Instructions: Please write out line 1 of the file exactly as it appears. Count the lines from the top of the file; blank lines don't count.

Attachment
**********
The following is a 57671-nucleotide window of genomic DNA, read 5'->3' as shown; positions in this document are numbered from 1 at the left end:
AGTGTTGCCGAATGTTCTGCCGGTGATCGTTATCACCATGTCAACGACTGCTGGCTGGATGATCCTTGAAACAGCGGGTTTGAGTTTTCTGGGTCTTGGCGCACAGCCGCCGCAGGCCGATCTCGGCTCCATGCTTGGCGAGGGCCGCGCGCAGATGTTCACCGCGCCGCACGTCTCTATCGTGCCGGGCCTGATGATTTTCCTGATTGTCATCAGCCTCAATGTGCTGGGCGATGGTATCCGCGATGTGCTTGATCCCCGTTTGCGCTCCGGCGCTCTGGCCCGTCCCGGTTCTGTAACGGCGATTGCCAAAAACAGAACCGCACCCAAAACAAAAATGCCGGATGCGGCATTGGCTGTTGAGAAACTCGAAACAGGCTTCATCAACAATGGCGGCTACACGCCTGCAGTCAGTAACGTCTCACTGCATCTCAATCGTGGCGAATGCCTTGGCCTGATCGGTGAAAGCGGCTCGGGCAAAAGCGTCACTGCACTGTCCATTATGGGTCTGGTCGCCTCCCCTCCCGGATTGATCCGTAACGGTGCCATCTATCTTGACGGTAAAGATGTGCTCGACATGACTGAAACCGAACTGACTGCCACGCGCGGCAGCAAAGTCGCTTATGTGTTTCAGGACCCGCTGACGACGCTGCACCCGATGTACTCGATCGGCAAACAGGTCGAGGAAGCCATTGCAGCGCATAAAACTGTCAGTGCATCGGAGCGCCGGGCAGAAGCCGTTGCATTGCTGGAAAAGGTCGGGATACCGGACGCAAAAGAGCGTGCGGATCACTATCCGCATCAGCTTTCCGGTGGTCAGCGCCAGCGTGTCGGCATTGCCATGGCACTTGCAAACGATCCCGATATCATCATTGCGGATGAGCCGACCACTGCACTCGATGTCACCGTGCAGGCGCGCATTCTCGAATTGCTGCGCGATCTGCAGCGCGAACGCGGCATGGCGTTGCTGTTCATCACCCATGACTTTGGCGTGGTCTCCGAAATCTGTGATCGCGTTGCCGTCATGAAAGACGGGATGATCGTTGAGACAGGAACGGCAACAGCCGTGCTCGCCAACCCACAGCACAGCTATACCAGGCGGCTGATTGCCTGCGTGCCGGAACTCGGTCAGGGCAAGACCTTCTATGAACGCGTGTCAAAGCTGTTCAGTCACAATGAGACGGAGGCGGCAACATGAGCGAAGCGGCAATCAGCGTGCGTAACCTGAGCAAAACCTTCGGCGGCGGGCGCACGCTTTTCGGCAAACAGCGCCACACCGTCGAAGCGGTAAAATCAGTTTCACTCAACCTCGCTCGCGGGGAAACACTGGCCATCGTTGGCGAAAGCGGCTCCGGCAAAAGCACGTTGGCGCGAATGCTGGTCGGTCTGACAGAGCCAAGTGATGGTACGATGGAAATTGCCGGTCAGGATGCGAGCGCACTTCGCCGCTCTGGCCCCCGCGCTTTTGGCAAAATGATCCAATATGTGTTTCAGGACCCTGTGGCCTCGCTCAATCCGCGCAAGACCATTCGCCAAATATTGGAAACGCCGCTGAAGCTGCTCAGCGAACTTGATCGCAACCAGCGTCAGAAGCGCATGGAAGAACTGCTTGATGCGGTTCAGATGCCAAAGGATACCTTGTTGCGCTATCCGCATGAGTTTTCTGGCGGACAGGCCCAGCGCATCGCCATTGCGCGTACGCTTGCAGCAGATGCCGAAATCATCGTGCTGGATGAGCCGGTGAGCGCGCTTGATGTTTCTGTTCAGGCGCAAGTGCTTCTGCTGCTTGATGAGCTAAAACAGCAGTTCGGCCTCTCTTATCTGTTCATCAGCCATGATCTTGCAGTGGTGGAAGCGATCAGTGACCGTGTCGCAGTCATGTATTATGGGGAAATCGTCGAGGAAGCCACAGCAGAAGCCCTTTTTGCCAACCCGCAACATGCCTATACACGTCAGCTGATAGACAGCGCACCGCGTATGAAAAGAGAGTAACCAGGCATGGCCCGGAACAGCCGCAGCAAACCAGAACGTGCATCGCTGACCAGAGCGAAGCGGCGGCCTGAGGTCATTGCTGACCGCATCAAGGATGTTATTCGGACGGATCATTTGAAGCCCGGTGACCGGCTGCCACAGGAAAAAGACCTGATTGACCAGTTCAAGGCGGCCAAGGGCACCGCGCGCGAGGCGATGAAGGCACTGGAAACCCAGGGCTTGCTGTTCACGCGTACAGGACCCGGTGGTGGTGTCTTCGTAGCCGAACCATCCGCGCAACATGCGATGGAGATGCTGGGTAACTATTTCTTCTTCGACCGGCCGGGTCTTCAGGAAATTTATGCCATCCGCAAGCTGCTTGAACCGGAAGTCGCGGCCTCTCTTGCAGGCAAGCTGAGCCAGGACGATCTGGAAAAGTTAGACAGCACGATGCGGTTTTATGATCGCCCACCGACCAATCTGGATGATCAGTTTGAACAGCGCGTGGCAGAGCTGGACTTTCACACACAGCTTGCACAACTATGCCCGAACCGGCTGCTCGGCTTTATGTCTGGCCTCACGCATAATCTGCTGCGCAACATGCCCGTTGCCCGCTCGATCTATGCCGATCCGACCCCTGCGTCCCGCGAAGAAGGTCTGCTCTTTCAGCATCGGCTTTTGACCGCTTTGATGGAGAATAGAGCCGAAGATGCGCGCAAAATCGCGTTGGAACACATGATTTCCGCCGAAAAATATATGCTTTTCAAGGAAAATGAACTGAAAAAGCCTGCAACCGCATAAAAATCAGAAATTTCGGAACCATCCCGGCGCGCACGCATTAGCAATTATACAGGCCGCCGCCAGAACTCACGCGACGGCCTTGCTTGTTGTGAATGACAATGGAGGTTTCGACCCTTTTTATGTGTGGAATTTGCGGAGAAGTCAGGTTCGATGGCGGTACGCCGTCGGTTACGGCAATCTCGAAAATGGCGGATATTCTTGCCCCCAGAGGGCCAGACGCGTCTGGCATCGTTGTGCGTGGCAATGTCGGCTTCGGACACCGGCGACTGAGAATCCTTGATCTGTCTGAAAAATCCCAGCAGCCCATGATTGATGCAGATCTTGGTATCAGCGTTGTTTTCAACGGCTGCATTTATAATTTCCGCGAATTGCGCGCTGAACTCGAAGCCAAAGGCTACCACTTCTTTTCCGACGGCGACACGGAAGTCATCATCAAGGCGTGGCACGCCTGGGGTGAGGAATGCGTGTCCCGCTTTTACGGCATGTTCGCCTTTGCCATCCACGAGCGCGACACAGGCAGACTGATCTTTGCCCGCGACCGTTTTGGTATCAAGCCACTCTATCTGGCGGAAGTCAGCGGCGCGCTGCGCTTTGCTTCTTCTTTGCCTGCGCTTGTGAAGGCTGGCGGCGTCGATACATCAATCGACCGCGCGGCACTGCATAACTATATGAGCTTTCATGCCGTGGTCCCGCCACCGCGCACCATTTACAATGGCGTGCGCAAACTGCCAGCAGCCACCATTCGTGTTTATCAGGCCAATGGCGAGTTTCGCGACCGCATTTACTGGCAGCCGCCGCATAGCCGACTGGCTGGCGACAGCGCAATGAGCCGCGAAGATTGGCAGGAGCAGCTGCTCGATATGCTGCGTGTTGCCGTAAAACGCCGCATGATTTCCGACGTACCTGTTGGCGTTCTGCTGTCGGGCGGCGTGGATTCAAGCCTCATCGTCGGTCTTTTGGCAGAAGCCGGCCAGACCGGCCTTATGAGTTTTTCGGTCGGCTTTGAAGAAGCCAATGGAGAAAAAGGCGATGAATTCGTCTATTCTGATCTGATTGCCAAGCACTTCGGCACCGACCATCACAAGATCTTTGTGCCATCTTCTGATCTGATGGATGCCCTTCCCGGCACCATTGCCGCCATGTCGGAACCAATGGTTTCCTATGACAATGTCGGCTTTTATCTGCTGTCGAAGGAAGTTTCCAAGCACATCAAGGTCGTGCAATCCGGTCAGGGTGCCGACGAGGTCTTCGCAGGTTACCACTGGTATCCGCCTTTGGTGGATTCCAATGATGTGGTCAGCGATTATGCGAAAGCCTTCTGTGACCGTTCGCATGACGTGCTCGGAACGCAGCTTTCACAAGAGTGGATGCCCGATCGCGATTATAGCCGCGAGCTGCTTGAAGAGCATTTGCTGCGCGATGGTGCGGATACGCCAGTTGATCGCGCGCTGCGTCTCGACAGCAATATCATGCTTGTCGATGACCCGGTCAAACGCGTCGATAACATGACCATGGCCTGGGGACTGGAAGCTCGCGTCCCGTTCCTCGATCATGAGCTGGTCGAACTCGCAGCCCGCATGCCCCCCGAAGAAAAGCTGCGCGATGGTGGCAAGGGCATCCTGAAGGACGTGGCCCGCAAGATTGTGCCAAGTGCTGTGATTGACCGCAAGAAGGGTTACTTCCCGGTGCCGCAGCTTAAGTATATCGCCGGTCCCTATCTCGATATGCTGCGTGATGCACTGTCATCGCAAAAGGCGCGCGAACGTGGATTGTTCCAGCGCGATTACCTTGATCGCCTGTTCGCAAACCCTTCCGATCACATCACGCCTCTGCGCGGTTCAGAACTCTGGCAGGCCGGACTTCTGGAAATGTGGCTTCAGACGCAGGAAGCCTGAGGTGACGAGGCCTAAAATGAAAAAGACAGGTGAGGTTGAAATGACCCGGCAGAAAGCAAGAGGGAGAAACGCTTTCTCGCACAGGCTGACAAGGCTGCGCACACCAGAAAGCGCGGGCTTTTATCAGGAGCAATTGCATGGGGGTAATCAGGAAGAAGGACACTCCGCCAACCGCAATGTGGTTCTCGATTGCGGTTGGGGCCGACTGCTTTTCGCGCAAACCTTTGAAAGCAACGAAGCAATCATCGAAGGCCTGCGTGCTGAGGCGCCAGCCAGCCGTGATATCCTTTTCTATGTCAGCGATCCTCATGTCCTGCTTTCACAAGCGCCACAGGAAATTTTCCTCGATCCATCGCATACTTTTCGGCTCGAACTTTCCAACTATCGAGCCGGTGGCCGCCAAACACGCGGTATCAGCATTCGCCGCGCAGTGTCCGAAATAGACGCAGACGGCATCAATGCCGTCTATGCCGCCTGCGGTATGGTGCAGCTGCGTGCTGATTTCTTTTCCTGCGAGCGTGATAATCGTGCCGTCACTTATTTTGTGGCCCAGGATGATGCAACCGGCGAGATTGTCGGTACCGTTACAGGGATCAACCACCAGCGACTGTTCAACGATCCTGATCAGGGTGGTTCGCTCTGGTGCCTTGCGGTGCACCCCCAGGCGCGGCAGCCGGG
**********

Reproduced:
The following is a 57671-nucleotide window of genomic DNA, read 5'->3' as shown; positions in this document are numbered from 1 at the left end: